Why An IUD is the Best Birth Control for Travelers

Do you ever discover something and then seriously kick yourself for not knowing about it earlier? I’ve felt like that about many things: Breaking Bad, stand up paddle boarding and Sri Lankan food for starters. And now I feel this way about my IUD.

IUDs are having a bit of a moment now, thanks to all the BS surrounding health insurance in the US. Many doctors are recommending patients get one now, while birth control is still covered under Obamacare, because they will last you well into the next presidential administration (please god).

Personally, I’m sold. I had one put in post-baby (some might argue babies themselves are great birth control) and it’s been the best birth control experience I’ve had in my adult life. Mainly because I don’t have to do anything.

Why didn’t I have one of these years ago? It’s such an elegant simple birth control solution that would have been so perfect during my years on the road.  Worrying about the reliability of your birth control while traveling is a total pain. I spent years struggling to remember to take my birth control pill, looking for the right brand in foreign countries, calculating the right time of day through so many time zones etc. etc.

Of course, everyone has different bodies with different needs and no form of birth control is perfect for everyone. And it’s best suited for people in long-term relationships, or as a backup method along with a condom, as an IUD isn’t going to do anything to protect you from STDs. But here is why I think you should at least consider getting an IUD before you go long-term traveling:

It’s Travel-Proof

A Girl in Front of Stormy Seas - Why An IUD is the Best Birth Control for Travelers
Forget something?

I’m amazed there aren’t more accidental travel pregnancies (or maybe there are and nobody is owning up?). Remembering to take the pill while traveling can be really, really hard. Travel destroys your usual routine, basically by design, and there is nothing more routine than taking a pill at the same time every day. I can’t count how many times I’ve been halfway up a mountain, mid-flight or far off on a day trip somewhere, only to realize I never took my medication.

With an IUD there is nothing to mess up because there is nothing to remember. It’s completely fool-proof, which makes it the most dependable form of birth control. You just go about your life, secure in the knowledge your ladybits are safe and secure. It’s so freeing.

It Lasts for Years

The View of Fiji from the Sea
Not going to buy any birth control here…

Running out of birth control pills on the road is basically a nightmare. In the United States, you need a prescription for birth control, which requires having a doctor that you see on at least an annual basis. This isn’t always possible if you’re abroad for months or years at a time.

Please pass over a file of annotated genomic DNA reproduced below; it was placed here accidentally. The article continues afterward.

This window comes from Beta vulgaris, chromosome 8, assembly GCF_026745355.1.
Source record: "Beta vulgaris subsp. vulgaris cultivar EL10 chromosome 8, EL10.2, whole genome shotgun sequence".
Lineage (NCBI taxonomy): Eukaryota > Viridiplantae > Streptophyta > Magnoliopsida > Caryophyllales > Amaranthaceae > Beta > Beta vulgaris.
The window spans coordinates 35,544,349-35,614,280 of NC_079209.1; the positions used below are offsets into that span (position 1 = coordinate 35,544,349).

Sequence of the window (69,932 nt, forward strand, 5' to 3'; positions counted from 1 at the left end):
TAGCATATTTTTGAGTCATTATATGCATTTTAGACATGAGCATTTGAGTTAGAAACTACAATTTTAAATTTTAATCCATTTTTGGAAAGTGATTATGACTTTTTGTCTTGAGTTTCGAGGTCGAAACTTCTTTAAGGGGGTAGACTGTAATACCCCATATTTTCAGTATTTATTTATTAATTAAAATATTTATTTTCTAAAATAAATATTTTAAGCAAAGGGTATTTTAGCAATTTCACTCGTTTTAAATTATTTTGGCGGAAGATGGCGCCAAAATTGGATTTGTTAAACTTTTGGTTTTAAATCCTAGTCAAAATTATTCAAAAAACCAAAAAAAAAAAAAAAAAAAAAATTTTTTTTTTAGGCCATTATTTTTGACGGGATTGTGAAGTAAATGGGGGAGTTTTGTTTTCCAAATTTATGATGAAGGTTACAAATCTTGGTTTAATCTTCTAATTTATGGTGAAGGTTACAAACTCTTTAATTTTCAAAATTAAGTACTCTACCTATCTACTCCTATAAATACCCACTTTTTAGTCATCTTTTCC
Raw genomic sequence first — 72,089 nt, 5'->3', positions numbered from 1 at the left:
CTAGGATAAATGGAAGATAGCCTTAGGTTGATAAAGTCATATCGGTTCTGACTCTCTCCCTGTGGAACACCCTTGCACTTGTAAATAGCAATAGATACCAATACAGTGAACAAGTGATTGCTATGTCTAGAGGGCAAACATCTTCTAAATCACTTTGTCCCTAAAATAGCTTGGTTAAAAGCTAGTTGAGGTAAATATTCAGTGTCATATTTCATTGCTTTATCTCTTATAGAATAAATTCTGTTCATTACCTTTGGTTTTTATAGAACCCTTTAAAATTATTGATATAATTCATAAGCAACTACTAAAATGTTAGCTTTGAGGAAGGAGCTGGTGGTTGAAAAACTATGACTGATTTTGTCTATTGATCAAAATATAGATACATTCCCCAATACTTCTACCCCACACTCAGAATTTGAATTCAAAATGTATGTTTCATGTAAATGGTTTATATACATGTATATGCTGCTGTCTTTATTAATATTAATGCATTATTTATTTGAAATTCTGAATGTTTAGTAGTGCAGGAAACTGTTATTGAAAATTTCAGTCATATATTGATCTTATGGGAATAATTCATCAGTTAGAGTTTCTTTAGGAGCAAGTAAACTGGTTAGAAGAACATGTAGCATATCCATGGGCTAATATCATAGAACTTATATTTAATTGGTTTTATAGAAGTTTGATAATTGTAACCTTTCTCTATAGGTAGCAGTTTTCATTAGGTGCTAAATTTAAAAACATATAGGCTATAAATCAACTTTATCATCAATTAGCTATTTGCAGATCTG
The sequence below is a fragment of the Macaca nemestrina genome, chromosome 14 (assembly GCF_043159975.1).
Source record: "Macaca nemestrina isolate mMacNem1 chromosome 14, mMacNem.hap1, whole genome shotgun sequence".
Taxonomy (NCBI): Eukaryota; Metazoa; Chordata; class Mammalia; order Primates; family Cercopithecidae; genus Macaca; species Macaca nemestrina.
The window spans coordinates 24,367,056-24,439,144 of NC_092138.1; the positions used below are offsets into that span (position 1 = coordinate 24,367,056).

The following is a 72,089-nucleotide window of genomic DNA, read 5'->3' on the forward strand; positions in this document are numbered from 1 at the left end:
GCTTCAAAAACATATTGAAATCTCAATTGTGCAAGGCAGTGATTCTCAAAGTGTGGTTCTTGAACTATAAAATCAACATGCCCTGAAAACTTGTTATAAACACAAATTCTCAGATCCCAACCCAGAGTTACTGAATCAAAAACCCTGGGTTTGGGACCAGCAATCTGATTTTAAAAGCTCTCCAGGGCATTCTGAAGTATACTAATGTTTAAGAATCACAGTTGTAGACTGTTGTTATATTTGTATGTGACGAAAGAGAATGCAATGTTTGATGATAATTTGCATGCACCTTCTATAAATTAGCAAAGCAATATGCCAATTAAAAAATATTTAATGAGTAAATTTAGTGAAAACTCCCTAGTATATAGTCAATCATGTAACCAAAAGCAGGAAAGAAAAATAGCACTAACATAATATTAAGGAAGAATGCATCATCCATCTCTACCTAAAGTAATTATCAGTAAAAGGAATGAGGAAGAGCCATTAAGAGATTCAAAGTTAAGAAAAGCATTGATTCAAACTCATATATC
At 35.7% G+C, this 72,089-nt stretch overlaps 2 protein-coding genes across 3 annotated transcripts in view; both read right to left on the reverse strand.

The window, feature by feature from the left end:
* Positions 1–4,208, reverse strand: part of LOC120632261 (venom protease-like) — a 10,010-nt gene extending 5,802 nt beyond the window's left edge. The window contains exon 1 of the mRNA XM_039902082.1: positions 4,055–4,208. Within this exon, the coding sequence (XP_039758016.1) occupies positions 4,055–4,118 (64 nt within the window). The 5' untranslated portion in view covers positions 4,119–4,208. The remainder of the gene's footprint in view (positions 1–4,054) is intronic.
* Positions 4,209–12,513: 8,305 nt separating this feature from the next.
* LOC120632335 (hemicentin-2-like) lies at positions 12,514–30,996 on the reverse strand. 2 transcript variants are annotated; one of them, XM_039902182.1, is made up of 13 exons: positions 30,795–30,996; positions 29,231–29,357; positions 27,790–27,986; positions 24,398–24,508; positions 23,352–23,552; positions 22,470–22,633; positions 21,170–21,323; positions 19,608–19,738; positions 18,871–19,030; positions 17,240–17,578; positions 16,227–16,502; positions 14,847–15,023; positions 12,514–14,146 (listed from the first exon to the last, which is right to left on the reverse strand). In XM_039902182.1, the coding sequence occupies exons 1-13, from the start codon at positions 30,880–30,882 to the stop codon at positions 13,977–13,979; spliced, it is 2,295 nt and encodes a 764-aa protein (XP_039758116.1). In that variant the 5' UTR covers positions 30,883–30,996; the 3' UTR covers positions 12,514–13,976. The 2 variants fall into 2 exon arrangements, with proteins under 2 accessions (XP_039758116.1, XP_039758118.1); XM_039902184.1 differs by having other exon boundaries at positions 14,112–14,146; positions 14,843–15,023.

So, you can carry around a year’s supply of birth control pills (assuming your doctor and your insurance will allow that), and hope they don’t get lost of waterlogged. Or, you can dip your toe into the foreign birth control market.

Many other countries do sell birth control pills over the counter, which is nice, but the brand names and formulations are usually different. You have to figure out the equivalent medication in a foreign language, and sometimes there is trial and error involved. You might need to try a new pill completely and deal with all the potential side effects of a new hormonal cocktail. It can feel a little fast and loose when your fertility is on the line.

Depending on what IUD you get, they can last for 3,5, or even 10 years. That’s a long time not to have to worry about prescriptions and pills.

You Might Stop Having a Period

VW Van Parked on the Beach - Why An IUD is the Best Birth Control for Travelers
Having your period while camping is the literal worst.

Even more annoying than taking birth control on the road is having your period. Dealing with sanitary issues coupled with long bus rides, questionable bathrooms, and athletic activities are just a pain in the butt. Plus, finding tampons in a lot of foreign countries is next to impossible. Diva cups can make things easier, but it’s still something you have to think about and plan for.

Depending on what IUD you get, you might get to skip the whole ordeal altogether.  90% of women on hormonal IUDs experience lighter periods and many stop menstruating altogether (Although some people on the copper IUD experience heavier periods so factor that in your decision).

These three things make the IUD a great birth control choice for anyone who is backpacking, traveling or living abroad for long periods of time. It takes the focus off your reproductive system and allows you to live in the moment and enjoy your travels without hassle.

Have you used an IUD while traveling? Why or why not?


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Why an IUD is the Best Birth Control for Travelers

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18 thoughts on “Why An IUD is the Best Birth Control for Travelers”